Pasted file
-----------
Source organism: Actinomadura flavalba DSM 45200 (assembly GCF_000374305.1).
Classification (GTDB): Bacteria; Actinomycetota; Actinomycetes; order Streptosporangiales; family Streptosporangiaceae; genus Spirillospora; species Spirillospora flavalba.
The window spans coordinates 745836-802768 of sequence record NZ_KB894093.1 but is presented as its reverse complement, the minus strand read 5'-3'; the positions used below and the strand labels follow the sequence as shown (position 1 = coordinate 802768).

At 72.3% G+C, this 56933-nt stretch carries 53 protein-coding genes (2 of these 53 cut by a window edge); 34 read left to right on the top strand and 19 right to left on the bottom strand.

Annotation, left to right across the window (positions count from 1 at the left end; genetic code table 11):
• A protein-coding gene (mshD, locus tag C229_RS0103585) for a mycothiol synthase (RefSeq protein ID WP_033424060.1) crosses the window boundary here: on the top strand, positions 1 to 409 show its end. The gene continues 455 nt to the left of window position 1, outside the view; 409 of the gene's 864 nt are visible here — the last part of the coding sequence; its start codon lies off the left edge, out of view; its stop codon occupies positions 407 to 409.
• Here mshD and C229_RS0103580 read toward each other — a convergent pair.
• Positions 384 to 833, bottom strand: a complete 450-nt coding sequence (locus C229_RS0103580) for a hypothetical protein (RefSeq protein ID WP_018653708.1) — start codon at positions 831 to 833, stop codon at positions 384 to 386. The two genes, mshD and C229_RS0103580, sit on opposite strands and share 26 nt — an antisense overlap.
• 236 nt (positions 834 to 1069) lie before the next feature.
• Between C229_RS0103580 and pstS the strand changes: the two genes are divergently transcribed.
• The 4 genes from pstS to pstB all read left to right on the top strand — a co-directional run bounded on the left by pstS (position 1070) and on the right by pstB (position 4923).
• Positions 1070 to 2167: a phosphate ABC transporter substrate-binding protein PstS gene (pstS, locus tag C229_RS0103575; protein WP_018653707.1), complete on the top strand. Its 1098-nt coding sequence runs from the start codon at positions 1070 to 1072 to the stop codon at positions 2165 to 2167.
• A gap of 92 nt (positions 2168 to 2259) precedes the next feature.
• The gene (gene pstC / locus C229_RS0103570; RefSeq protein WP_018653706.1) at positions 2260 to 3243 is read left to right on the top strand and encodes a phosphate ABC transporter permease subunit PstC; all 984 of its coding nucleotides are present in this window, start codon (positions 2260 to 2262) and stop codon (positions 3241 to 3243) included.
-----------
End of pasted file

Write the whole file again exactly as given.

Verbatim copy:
Source organism: Actinomadura flavalba DSM 45200 (assembly GCF_000374305.1).
Classification (GTDB): Bacteria; Actinomycetota; Actinomycetes; order Streptosporangiales; family Streptosporangiaceae; genus Spirillospora; species Spirillospora flavalba.
The window spans coordinates 745836-802768 of sequence record NZ_KB894093.1 but is presented as its reverse complement, the minus strand read 5'-3'; the positions used below and the strand labels follow the sequence as shown (position 1 = coordinate 802768).

At 72.3% G+C, this 56933-nt stretch carries 53 protein-coding genes (2 of these 53 cut by a window edge); 34 read left to right on the top strand and 19 right to left on the bottom strand.

Annotation, left to right across the window (positions count from 1 at the left end; genetic code table 11):
• A protein-coding gene (mshD, locus tag C229_RS0103585) for a mycothiol synthase (RefSeq protein ID WP_033424060.1) crosses the window boundary here: on the top strand, positions 1 to 409 show its end. The gene continues 455 nt to the left of window position 1, outside the view; 409 of the gene's 864 nt are visible here — the last part of the coding sequence; its start codon lies off the left edge, out of view; its stop codon occupies positions 407 to 409.
• Here mshD and C229_RS0103580 read toward each other — a convergent pair.
• Positions 384 to 833, bottom strand: a complete 450-nt coding sequence (locus C229_RS0103580) for a hypothetical protein (RefSeq protein ID WP_018653708.1) — start codon at positions 831 to 833, stop codon at positions 384 to 386. The two genes, mshD and C229_RS0103580, sit on opposite strands and share 26 nt — an antisense overlap.
• 236 nt (positions 834 to 1069) lie before the next feature.
• Between C229_RS0103580 and pstS the strand changes: the two genes are divergently transcribed.
• The 4 genes from pstS to pstB all read left to right on the top strand — a co-directional run bounded on the left by pstS (position 1070) and on the right by pstB (position 4923).
• Positions 1070 to 2167: a phosphate ABC transporter substrate-binding protein PstS gene (pstS, locus tag C229_RS0103575; protein WP_018653707.1), complete on the top strand. Its 1098-nt coding sequence runs from the start codon at positions 1070 to 1072 to the stop codon at positions 2165 to 2167.
• A gap of 92 nt (positions 2168 to 2259) precedes the next feature.
• The gene (gene pstC / locus C229_RS0103570; RefSeq protein WP_018653706.1) at positions 2260 to 3243 is read left to right on the top strand and encodes a phosphate ABC transporter permease subunit PstC; all 984 of its coding nucleotides are present in this window, start codon (positions 2260 to 2262) and stop codon (positions 3241 to 3243) included.